Ahh, the blazer. The jacket that women blatantly stole from men (and then wore it better).

Its versatility is matched by no other – we wear it over dresses, tailored pants and denim (clean or distressed).

The best part? It straddles both the masculine and feminine, formal and relaxed and traditional and trendy. You can’t quite box it into one category and therein lies the allure.

Why you need one

My very first blazer was an oversized and itchy component of my school uniform at my all-girls high school. We all had one – some a little more faded than others. If you were lucky enough to get an updated version of the blazer, yours came with shoulder pads and lapels.  For the rest of us who had to deal with the older daggier style, it was a collarless, shoulder pad-less mess.

My second blazer was a slight improvement.  It was part of my choir uniform (yes I was in an awkward children’s choir – no it wasn’t a compulsory school one – yes I chose to go out of my own free will – and my God yes, I’m aware that I was/still might be a total dag!).  This blazer had shoulder pads and lapels but it was about four sizes too big.  My budget conscious mum had conscientiously bought a large blazer under the false impression that I would fit into it eventually (I still wouldn’t fit into it today).

Fast forward to graduating from university and resigning from my casual retail job to start a grad lawyer position, my wardrobe got upgraded too – my first designer bag (a pre-loved Miu Miu bow bag) and my first suit – a starchy and stiff wool monstrosity kept me in style purgatory for years.

The intervention came a few years later, when I walked through David Jones and finally acquired a feminine but structured navy blazer by a leading Australian designer – I don’t see a day when it won’t hang proudly in my wardrobe.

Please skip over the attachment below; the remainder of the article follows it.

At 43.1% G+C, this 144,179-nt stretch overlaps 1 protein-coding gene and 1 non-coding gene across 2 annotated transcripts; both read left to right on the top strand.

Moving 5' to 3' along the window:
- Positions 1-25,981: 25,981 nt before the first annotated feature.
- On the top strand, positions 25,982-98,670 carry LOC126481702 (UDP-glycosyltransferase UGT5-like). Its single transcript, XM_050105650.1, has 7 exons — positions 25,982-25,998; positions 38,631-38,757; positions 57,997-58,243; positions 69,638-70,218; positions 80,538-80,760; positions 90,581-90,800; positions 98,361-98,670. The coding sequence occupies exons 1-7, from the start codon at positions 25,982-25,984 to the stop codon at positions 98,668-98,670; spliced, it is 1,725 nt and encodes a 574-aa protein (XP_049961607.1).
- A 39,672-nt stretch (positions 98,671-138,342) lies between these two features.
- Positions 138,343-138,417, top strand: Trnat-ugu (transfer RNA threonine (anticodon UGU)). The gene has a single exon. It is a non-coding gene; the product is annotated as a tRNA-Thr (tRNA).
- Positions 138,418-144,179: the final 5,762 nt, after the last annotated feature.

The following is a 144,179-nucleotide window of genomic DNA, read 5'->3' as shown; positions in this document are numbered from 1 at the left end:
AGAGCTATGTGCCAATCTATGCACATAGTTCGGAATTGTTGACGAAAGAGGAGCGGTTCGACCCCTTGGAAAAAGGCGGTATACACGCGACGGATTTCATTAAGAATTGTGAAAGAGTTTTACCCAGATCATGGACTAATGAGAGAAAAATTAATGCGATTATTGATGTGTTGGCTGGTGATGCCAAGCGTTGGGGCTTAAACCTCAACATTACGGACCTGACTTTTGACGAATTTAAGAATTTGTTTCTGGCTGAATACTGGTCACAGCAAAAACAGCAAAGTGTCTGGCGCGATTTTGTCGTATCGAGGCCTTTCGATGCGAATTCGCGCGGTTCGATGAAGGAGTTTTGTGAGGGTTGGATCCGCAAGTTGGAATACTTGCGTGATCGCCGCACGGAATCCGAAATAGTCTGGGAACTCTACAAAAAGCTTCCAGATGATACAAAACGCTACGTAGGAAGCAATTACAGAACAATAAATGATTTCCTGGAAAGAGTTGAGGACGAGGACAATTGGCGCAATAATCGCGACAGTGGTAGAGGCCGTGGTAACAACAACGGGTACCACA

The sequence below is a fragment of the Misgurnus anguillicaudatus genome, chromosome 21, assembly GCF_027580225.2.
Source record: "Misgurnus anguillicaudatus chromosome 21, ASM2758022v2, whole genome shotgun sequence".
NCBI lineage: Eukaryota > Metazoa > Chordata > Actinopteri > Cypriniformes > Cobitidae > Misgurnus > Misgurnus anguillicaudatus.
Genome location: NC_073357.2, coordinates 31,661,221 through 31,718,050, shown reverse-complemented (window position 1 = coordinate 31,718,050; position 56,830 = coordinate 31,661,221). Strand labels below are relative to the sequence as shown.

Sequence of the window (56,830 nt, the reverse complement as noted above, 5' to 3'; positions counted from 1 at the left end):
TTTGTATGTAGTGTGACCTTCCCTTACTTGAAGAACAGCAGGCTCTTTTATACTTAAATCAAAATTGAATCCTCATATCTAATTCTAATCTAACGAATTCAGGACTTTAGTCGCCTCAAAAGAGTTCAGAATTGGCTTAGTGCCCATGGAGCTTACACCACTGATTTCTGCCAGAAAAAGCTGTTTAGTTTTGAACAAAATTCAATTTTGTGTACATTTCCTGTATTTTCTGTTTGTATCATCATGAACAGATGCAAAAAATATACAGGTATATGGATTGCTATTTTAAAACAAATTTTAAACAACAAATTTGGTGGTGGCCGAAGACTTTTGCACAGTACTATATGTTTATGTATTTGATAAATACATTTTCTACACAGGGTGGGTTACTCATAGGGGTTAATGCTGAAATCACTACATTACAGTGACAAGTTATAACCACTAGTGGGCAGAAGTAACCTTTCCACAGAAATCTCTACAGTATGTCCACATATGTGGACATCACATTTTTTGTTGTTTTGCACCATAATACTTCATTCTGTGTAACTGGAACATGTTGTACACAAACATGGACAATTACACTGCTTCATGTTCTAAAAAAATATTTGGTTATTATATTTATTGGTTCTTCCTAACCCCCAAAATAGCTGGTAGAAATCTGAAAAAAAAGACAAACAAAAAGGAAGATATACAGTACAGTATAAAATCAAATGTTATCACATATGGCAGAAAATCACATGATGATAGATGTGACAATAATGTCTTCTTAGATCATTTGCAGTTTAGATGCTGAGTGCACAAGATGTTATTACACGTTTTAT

A well-made blazer is truly transformative.


What to look for

The key to wearing a blazer is ensuring that every element is tailored for you.  Here’s my checklist:

  • The buttons: The blazer should still hold its silhouette when worn unbuttoned (which is how I typically wear mine).  When buttoning the blazer, it should sit smooth and not pucker or pull on your chest.  I also look for blazers with working buttons and real buttonholes – to me, it’s a sign of quality.
  • The sleeves: They should hit no longer than the joint at the base of your thumb when standing with your arms at your side.  I make no exceptions here and I’ve gone to the trouble of shortening sleeves that have only been 1-2cm too long.  I think it makes all the difference.
  • The shoulders: For a traditional fit, they should be straight and crisp.  The seam where your arm and body meet should be at the outer edge of your shoulders.
  • The length: For a traditional one, it should skim your hipbone, but it really is a matter of preference.  There are so many different styles available in the marketplace.
  • The size: If you’re between sizes – always go up.  It is always easier to get things tailored to fit and not always possible the other way round.

Where to buy

There is a blazer to suit every budget and flatter every body type.

I predominantly wear my blazers to work.  I might wear it on a date night (though they are rare at the moment) but I haven’t really been incorporating them into my weekend wardrobe because a structured jacket isn’t conducive to chasing after a toddler or nursing an infant.

Here is where I look for (and have bought) quality blazers:

Luxury / Designer – International

Luxury / Designer – Australian

High Street – International

High Street – Australian


I’d love to know what you look for in a blazer and where you shop for them. As always, thanks for reading and stopping by!

Shop my outfit

Blazer – Sarah Lloyd (here | similar here, here and here)

Belt – Gucci (here, here and here)

Pants – H&M (old season | similar here and here)

Mules – Tony Bianco (here | similar here, here and here)


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